“Given DEQ’s recent experience with pipeline spills and public water supplies, if we were starting this analysis today, we would likely specifically consider potential impacts to the system intake in the event of a pipeline spill, despite the intake’s distance from the proposed crossing,” Livers says.
“Similarly, given heightened awareness of pipelines and water systems, it’s likely these issues would surface today in scoping, public comment and/or tribal consultation,” he says.
Livers says MDEQ’s experience with the 2011 spill did lead to the department’s new requirement of directional drilling and additional shutoff valves at pipeline river crossings like the one planned adjacent Fort Peck.
On the other side of Keystone XL’s proposed Missouri River crossing and aimed directly at the future pipeline sits the spillway for the six-trillion-gallon reservoir contained by the 77-year-old Fort Peck Dam.
Record flooding in 2011 damaged the dam and prompted a controlled release of 50,000 cubic feet of water per second from the floodway for over a month, which damaged the spillway gates and eroded areas downstream.
The U.S. Army Corps of Engineers projected $225 million to repair and bolster the dam and the spillway but could only afford $46 million.
While the tribal government seeks to prevent construction of Keystone XL on its current route through the courts, water protectors embittered by their loss at Standing Rock are organizing on the Fort Peck Reservation to oppose the pipeline in the streets.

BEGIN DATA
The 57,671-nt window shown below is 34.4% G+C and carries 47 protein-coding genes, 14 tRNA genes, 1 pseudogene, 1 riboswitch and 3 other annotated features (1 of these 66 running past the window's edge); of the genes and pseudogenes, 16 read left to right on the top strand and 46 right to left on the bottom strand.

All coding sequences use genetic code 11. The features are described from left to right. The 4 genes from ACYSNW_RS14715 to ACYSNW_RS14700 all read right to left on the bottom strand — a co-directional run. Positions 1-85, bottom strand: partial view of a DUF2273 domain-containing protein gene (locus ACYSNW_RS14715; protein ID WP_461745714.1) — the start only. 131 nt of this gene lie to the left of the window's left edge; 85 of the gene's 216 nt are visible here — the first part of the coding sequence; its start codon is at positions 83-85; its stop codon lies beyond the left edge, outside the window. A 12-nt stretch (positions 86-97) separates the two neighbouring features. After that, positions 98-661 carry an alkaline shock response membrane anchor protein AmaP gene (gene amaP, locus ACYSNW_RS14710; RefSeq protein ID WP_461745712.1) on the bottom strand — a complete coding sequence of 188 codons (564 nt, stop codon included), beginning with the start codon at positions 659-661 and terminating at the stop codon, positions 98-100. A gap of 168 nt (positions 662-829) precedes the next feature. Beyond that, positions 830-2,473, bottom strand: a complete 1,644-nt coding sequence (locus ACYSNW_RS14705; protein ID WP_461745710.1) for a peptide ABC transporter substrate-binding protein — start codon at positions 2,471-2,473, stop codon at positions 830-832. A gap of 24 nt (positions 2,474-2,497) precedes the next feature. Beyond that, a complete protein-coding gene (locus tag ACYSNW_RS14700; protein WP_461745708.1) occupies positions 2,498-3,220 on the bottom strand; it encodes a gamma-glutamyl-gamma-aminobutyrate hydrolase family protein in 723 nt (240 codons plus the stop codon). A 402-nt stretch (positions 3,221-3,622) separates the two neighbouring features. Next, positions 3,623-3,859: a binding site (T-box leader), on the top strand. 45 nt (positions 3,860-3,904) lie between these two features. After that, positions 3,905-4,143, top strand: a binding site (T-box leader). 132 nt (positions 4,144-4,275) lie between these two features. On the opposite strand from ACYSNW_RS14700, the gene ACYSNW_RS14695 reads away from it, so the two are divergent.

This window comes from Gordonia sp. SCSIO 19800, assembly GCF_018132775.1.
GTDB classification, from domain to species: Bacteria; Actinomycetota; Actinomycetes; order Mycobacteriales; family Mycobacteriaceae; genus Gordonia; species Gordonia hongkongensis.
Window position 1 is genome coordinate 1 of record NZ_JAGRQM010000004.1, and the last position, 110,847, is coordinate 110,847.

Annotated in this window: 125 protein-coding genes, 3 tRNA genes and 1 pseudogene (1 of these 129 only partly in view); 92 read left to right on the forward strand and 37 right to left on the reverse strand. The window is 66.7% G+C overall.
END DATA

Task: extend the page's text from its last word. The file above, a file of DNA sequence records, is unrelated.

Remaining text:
The family home of one of Abbott’s students sits on a natural well north of Wolf Point not yet polluted by the migrating saline plume and unconnected to the rural water network. Tressa Welch says that although her family could hook up to the water network, they won’t, as the water’s integrity has been compromised by Keystone XL.
“I’m against the pipeline because it threatens my way of life, and if you threaten my way of life, you threaten me,” the 26-year-old says.
Welch was part of the demonstrations on the Standing Rock Indian Reservation against the Dakota Access Pipeline, which was rerouted to just above the reservation after residents of the 92-percent white city of Bismarck felt their water was threatened when the pipe crossed the Missouri upstream of them.
Now Welch is one of the organizers of Fort Peck Oyate, the tribal group of a few dozen protesters whose peaceful action scared off TransCanada negotiators from the executive board meeting using an old Dakota Access protest sign repurposed to read “KILL THE BLACK SNAKE STOP THE KXL PIPELINE.” (McAnally speculates TransCanada wasn’t actually scared off, but simply wasn’t prepared and took the protest as an excuse not to meet.)
The group – which only decided on their name on April 11th – organized a prayer walk across the 40 miles of U.S. Route 2 paralleling the Missouri to Keystone XL’s proposed river crossing. Welch’s two-year-old daughter was the youngest marcher.
Fort Peck Oyate’s next march is planned for April 22nd, and will bisect the reservation from the Canadian border in the north to the Missouri’s banks. Welch says anyone willing to peacefully participate should march.
As negotiations with TransCanada are ongoing and possible construction still a ways off, Welch says the group’s goal for the time being is to raise awareness in the tribal community to the threat the pipeline poses.
“A lot of people are uninformed here,” Welch says.
Though the executive board tells its constituents it opposes construction of the pipeline, its meetings with TransCanada have been closed, which Welch says makes the board’s sincerity hard to believe.
Welch doesn’t want the pipeline rerouted downstream of the intake plant – she wants construction terminated, as any river crossing threatens communities downstream.
“I’m against the Black Snake entirely,” she says.